The Great War Christmas Truce: ‘They Were Positively Human’
A 19th-century peace activist once asked, “Is it possible that any Christian, of whatever sect, who believes the New Testament to be anything better than a fable, can doubt for a moment that the time will come when all the kingdoms of the earth shall be at peace?”
Jesus Christ, as both a religious and historical figure, has been chronicled as the “Prince of Peace.” He was the man (or son of God) who instructed his followers to turn the other cheek. This philosophy of love, forgiveness, and the rejection of violence is difficult to mesh with a modern age that has fought two world wars. Reaching even farther back, it’s hard to reconcile Christ’s message with the violence inflicted by Christians against both non-Christians and other members of the faith.
But one moment, found in the bloody, secularized 20th century, stands out: the Christmas Truce of 1914.
World War I had begun in August, engulfing most of Europe. On the western front, a German invasion of France by way of Belgium had stalled just 50 miles outside of Paris. Fighting quickly devolved into trench warfare, with German and British-French lines divided by a no-man’s land of barbed wire, shell holes, and death. Soldiers lived and died in trenches of mud and dirt, infested with fleas and other vermin and often flooded with water that was knee deep. Winter added frost and bitter cold. The war that people on both sides said would be done by Christmas showed no sign of ending. By December, after barely five months of combat, casualties on all sides numbered over two million.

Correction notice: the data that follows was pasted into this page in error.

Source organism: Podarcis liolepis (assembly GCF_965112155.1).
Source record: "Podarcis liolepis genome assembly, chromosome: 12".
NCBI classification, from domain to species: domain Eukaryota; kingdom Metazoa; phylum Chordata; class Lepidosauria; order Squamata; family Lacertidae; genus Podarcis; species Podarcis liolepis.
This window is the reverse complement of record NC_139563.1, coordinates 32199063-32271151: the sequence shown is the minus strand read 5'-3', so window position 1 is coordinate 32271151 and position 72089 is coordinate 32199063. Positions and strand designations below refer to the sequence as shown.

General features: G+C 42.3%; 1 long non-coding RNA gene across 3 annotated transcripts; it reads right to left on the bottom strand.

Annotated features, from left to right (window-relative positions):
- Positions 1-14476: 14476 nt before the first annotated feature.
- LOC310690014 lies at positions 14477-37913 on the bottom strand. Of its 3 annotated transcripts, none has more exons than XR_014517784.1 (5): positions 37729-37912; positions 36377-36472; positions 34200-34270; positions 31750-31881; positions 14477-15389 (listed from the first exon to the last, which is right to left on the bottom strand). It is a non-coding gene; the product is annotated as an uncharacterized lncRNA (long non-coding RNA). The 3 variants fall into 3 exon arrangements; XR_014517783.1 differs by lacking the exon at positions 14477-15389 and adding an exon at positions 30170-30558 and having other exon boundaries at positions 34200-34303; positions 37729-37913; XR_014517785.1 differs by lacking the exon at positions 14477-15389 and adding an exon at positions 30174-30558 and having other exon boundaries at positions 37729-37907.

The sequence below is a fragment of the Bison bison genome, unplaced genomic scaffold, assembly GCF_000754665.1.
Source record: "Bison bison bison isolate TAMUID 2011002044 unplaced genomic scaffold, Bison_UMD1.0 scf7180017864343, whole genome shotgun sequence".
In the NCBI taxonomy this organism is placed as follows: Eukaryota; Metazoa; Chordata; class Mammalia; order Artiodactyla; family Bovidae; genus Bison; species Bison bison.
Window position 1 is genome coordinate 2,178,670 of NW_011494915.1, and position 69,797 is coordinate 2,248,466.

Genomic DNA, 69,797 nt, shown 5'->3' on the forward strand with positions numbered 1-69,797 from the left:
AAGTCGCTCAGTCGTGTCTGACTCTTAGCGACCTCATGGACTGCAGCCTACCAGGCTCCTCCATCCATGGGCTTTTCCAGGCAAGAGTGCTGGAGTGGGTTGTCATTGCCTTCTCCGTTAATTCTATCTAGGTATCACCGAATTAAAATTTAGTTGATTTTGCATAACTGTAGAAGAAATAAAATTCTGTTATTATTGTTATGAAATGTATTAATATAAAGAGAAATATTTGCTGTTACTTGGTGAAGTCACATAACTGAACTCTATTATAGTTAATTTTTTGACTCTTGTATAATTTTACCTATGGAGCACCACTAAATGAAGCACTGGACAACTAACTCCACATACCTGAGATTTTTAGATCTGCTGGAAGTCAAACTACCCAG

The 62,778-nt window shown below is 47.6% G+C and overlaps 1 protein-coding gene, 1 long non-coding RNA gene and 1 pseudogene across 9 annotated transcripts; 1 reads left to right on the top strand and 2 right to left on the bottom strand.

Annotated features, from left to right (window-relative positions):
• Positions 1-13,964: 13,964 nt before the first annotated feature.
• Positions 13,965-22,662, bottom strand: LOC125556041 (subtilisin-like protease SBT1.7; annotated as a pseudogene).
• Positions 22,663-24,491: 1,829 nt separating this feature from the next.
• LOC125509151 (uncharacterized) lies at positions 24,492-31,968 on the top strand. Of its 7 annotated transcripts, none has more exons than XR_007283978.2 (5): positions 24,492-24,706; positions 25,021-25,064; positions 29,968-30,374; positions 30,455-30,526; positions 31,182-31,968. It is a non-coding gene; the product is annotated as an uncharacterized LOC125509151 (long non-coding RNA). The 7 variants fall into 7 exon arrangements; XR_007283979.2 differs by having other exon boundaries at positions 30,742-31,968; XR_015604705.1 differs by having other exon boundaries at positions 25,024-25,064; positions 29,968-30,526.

Yet that Christmas Eve, an unexpected sound could be heard above the din of gunfire: soldiers on the German side singing Stille Nacht, the original German-language Silent Night. Small fir trees, makeshift replacements for the grand Christmas trees back home, had been placed. The constant fighting might have had the effect of increasing religious reflection. During the opening months of the war in 1914, churches in Germany were fuller than they had ever been, even in working-class areas infamous for secular and anti-clerical politics.